Looking to wish your buddy a happy birthday? Call in a bomb threat. Want to win over your customers? Go on Facebook and call them stupid. Need a retirement plan? Make Breaking Bad’s Walter White your idol and start smuggling drugs. If failure is your aim, we have four new role models for you in this week’s Icarus Awards. And for once, we actually found one example of good behavior that we just had to recognize.
I Feel Like Chicken Tonight
Vincent Chegini Chinweuwa, aka our Walter White wanna-be, was returning to Lagos, Nigeria after retiring from working as a mechanic in Brazil. Looks like his 401(k) didn’t pan out, because Chinweuwa tried to up his retirement funds with $150,000 worth of cocaine smuggled inside roasted chicken. Chinweuwa was caught with 5 pounds of poultry all stuffed with cocaine. The best part? The drugs were wrapped in egg-shaped tinfoil.
With Friends Like These
Yesterday morning Christopher Shell was flying home to Dallas for his 29th birthday, but not everyone wanted to celebrate. One of Shell’s friends, or frenemies, decided to call the authorities and claim his friend was traveling with liquid explosives. The US Airways flight returned to Philadelphia International Airport, where Shell was escorted off the plane by armed police, the entire plane was searched for explosives and more than $10,000 in costs were incurred. Shell’s ex-girlfriend’s current boyfriend is looking like the main suspect. Shell doesn’t exactly sound like a likable guy. After being confronted by security he wrote on Facebook ,”If u have questions or want an interview with me, it will cost u $$$….Message me your offers.”
Stupid Is as Stupid Does
It’s no surprise that frequent Icarus Award nominee and budget European airline Ryanair is notorious for outlandish fees, which alone are disrespectful to customers, but this week Ryanair’s CEO Michael O’Leary decided to add fuel to the fire. The airline charges a 60 euro fee to print boarding pass, which resulted in one mom paying 380 euros just to get the paperwork to fly home. She launched a Facebook campaign against the airline. In response, O’Leary first called the woman “stupid” for not planning ahead. He later amended the statement to say that customers who expect the airline’s policies to change are in fact the “stupid “ ones.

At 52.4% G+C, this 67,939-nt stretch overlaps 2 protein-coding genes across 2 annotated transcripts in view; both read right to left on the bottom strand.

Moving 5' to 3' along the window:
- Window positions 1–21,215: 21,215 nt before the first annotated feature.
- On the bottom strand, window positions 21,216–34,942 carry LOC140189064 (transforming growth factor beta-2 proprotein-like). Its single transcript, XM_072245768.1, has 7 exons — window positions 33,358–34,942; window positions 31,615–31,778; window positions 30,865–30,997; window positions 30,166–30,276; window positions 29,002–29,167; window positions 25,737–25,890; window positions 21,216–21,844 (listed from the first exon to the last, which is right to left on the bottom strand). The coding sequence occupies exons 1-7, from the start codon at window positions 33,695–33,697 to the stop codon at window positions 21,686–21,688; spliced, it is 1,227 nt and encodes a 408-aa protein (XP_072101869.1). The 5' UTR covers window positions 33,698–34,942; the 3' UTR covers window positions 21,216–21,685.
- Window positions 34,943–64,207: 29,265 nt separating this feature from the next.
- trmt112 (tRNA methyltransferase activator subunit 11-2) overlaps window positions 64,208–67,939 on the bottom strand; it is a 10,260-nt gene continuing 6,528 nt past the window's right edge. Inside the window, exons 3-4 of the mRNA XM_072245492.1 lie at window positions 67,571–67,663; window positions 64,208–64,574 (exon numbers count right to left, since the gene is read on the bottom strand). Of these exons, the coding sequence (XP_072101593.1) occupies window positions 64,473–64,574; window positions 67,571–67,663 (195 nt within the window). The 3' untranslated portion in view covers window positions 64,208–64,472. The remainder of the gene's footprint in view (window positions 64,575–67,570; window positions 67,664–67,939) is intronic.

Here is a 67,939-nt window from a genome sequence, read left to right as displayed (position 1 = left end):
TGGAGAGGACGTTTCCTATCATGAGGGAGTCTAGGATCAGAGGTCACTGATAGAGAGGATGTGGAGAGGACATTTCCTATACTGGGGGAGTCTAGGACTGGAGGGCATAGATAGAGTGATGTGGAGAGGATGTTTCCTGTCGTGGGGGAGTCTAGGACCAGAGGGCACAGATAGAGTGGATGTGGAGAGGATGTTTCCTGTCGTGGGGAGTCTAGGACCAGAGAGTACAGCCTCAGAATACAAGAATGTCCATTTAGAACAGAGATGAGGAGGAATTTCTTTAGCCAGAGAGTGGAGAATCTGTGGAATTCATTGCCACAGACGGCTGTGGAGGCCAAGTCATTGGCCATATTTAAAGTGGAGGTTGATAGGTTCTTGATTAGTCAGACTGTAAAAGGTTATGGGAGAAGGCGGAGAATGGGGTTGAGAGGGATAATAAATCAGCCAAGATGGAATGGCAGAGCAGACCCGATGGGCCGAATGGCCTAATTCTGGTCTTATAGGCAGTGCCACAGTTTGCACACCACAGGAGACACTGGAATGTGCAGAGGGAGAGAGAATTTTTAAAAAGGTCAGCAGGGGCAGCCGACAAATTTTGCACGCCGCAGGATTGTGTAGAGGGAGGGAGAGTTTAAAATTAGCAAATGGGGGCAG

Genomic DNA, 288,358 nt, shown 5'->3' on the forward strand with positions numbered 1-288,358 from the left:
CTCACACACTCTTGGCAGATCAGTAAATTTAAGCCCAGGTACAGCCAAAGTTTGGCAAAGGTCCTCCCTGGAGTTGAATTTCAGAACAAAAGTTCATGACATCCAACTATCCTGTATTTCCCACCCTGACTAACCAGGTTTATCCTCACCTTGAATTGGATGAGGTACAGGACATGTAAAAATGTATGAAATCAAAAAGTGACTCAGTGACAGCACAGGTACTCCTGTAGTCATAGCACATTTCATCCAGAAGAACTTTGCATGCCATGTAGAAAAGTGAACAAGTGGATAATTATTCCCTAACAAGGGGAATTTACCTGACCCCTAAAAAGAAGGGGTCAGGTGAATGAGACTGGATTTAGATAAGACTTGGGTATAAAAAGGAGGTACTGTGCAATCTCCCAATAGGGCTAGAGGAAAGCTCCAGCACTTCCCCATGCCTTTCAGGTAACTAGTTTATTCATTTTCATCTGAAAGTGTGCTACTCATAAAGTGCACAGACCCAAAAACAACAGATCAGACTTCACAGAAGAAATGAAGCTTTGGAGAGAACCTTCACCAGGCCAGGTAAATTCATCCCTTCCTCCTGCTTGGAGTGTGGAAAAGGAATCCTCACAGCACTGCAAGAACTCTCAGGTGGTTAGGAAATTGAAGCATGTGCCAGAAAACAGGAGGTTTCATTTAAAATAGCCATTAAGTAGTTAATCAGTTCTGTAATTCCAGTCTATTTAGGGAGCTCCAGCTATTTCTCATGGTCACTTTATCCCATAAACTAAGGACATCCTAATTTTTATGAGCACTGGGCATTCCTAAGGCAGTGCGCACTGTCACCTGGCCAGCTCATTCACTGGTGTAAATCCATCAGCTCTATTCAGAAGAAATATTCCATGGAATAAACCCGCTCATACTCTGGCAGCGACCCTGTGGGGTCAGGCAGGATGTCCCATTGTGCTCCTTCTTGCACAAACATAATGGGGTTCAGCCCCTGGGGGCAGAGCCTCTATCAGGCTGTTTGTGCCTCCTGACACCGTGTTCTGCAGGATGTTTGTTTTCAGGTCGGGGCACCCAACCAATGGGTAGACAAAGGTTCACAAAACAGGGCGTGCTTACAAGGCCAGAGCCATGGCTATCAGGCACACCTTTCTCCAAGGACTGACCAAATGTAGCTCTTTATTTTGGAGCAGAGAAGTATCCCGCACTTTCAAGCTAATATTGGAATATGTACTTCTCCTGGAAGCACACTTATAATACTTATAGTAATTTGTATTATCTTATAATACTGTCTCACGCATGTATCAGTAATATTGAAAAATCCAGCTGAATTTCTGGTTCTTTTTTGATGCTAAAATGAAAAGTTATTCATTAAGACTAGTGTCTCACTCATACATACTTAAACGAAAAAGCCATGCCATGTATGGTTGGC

Did They Discriminate?
There are two sides to every story, as evidenced by the recent American Airlines incident regarding the Vanderhorst family. The family originally broke the story after being unable to fly first class with their son who has Down Syndrome. According to the family, the pilot refused to fly with their son due to his disability. The family posted video of their son quietly waiting for the flight and playing with his baseball cap. However, American Airlines spokesman Matt Miller said the boy was agitated and seen running around the gate area before boarding. After the public outcry started, the airline followed up with an additional statement on its Facebook page detailing the extent that its crew worked to accommodate the family. Check out the Facebook post and tell us what you think really happened.
Parents Who Plan Ahead
Any parents would dread taking 14-week-old twins on an airplane, but this week Andrew Merritt and his wife won the Internet with a little planning and some good copy writing. En route from San Francisco to Washington, DC, the parents boarded early and placed notes and bags of candy in all of their fellow passenger’s seats. The note read, “We’ll try to be on our best behavior, but we’d like to apologize in advance just in case we lose our cool, get scared or our ears hurt.” The clever note went on to say, “Our mom and dad (AKA our portable milk machine and our diaper changer) have ear plugs available if you need them.” Yes writing in your infant’s voice is obnoxious, but the note made its way on to Reddit and soon went viral. Not only did the Merritt’s win Internet fame, they also engendered passenger goodwill. Several passengers spoke to the press and complimented the family for successfully handling their first flight.
By Lily J. Kosner for PeterGreenberg.com